Rhesus disease is a condition which affects an unborn baby when its mother’s immune system generates antibodies which attack the baby’s red blood cells. Pregnant women do not display any symptoms, but babies born with this disease often have anemia and jaundice. Rhesus disease was once very common in women with certain blood types, but is now relatively rare, as it can be prevented with a simple injection. This condition is also called Rh (D) disease, or hemolytic disease of the newborn.
The term Rh (D) refers to a protein called Rhesus factor D. This protein is present on the surface of red blood cells in people who are said to be Rhesus-positive. Not all people are Rhesus-positive; those who do not have the Rhesus factor D protein are said to be Rhesus-negative.
For Rh (D) disease to develop in an unborn baby, two conditions must be met. First, there is a risk of Rhesus disease developing when a woman with the Rhesus-negative blood type is pregnant with a baby who has Rhesus-positive blood. For the disease to actually develop, however, the pregnant woman must have previously been exposed to Rhesus-positive blood. This second condition must be met in order for the woman’s immune system to generate antibodies to the Rhesus-positive blood cells of the baby.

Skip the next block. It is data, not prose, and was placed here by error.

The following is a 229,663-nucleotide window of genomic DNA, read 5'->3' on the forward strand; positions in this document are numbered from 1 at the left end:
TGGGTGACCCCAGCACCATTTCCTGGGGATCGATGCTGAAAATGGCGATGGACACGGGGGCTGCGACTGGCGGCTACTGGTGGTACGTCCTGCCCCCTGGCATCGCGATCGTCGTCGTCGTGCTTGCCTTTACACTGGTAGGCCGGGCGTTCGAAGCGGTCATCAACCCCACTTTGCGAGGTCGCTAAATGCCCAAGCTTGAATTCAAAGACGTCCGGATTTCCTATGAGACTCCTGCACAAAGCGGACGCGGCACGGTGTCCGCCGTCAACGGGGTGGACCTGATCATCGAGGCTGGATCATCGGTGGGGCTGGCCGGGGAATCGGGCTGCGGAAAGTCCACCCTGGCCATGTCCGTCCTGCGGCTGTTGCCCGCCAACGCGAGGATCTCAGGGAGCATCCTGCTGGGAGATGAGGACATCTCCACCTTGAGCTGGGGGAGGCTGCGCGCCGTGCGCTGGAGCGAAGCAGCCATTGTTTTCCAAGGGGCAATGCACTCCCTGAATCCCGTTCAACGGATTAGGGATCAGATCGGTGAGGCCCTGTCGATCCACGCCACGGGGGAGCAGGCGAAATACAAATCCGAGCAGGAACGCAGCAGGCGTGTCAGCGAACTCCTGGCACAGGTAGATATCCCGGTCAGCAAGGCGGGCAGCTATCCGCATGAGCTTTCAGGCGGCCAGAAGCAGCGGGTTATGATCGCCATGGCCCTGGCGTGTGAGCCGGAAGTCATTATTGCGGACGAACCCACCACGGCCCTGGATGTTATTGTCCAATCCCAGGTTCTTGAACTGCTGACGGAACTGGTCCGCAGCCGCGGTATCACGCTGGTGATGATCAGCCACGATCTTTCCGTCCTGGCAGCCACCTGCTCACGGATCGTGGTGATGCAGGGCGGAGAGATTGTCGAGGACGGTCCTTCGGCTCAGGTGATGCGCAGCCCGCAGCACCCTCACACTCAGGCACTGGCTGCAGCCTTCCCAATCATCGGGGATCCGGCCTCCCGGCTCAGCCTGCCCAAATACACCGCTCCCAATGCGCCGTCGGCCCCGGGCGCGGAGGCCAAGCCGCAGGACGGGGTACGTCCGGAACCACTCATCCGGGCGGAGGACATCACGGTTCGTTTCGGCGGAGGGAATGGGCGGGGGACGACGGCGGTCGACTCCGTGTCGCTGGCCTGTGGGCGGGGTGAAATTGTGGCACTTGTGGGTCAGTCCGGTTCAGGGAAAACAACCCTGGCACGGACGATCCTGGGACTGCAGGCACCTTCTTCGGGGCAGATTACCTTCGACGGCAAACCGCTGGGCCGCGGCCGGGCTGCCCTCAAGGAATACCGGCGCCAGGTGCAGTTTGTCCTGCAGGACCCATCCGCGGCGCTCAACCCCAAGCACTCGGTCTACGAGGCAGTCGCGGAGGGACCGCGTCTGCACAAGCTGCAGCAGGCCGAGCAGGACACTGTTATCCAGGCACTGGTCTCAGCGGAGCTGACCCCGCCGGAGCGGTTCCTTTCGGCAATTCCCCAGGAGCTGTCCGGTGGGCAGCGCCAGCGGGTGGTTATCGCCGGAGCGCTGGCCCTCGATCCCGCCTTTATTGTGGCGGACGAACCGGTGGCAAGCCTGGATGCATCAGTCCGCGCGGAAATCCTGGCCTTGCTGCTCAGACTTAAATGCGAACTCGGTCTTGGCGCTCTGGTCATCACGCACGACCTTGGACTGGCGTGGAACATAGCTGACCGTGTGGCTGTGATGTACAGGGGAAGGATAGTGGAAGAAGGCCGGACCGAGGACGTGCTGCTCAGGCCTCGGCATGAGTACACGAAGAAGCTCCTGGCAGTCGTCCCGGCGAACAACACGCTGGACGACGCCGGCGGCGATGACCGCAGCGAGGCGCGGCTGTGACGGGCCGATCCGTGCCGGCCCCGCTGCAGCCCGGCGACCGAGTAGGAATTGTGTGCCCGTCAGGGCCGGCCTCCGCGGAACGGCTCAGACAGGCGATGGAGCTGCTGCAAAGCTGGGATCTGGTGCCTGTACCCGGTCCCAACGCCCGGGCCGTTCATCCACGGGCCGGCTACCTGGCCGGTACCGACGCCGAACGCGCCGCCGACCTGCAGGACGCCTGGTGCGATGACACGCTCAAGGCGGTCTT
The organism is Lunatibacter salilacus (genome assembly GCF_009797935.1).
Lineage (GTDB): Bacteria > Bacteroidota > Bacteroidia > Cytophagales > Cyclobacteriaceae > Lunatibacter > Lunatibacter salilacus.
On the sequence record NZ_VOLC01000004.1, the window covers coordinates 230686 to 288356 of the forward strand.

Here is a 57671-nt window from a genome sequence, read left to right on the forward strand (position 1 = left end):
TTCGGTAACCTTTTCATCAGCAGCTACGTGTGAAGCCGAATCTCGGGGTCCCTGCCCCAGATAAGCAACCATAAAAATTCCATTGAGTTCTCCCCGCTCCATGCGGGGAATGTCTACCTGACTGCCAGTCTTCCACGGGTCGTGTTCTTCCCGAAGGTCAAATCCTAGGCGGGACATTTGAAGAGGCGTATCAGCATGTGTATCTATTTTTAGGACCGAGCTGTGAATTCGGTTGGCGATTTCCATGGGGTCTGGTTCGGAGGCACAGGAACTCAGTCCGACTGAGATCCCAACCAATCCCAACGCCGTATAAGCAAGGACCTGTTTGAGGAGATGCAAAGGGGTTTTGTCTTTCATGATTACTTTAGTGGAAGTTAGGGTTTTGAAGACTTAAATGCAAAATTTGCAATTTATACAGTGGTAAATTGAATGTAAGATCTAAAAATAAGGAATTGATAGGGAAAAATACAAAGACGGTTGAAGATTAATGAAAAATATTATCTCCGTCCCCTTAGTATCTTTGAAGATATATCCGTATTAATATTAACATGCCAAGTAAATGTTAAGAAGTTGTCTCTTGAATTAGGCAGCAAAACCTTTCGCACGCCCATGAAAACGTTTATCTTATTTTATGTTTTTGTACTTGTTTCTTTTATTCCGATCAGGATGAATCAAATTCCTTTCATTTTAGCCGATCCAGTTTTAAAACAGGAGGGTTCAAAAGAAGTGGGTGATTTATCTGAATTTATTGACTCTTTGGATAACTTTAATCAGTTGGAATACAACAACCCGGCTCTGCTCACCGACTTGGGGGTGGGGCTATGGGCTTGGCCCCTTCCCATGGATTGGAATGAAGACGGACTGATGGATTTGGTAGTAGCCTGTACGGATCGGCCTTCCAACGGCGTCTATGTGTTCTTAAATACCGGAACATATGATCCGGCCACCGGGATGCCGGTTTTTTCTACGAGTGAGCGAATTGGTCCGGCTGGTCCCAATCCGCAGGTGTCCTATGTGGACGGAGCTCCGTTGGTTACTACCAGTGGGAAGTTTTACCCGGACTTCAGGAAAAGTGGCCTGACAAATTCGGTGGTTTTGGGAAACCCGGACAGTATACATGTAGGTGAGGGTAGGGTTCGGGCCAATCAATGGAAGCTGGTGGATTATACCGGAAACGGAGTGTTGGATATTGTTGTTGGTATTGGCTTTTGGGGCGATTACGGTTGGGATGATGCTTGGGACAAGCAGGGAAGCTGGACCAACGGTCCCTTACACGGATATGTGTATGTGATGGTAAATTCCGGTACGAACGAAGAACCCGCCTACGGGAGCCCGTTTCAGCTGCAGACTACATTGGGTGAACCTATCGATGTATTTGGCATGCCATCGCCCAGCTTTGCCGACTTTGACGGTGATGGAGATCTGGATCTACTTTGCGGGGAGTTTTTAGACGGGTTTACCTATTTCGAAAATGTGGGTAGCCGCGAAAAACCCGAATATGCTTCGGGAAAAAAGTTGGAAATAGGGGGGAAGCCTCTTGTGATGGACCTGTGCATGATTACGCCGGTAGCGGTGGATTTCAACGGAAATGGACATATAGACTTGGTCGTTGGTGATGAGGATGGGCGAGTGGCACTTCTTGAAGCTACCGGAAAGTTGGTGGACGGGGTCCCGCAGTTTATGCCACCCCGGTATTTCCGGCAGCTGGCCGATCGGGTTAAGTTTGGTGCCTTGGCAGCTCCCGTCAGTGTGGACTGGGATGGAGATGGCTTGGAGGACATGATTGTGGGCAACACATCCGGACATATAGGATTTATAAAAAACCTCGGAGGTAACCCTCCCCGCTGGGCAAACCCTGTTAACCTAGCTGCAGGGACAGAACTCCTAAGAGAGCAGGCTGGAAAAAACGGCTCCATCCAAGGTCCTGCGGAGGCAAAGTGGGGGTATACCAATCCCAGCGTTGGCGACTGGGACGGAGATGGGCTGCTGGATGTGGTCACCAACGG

A typical scenario in which Rhesus disease develops is when a pregnant woman with the Rhesus-negative blood type has previously given birth to a baby with the Rhesus-positive blood type. In this situation, her immune system was exposed to Rhesus factor D during the first pregnancy. This initial exposure is called sensitization. In her second pregnancy, if this baby is also Rhesus-positive, the woman’s immune system will generate antibodies which attack the baby’s red blood cells. These antibodies can cross the placental barrier from mother to child and destroy fetal red blood cells.
Up until the late 1970s, Rhesus disease was a relatively common neonatal complication. In 1977, a preventative injection was introduced which stops the immune system from developing antibodies to Rhesus factor D. The injection contains antibodies which recognize Rhesus factor D, and destroy red blood cells which are Rhesus-positive. This is called anti-D immunoglobulin, and is given to all Rhesus-negative women who are pregnant.
This treatment works because it is given to a woman before her own immune system develops Rhesus factor D antibodies, at around 28 weeks of pregnancy. A Rhesus-negative woman receives this injection each time she is pregnant, ensuring that her immune system never becomes sensitized to produce destructive antibodies.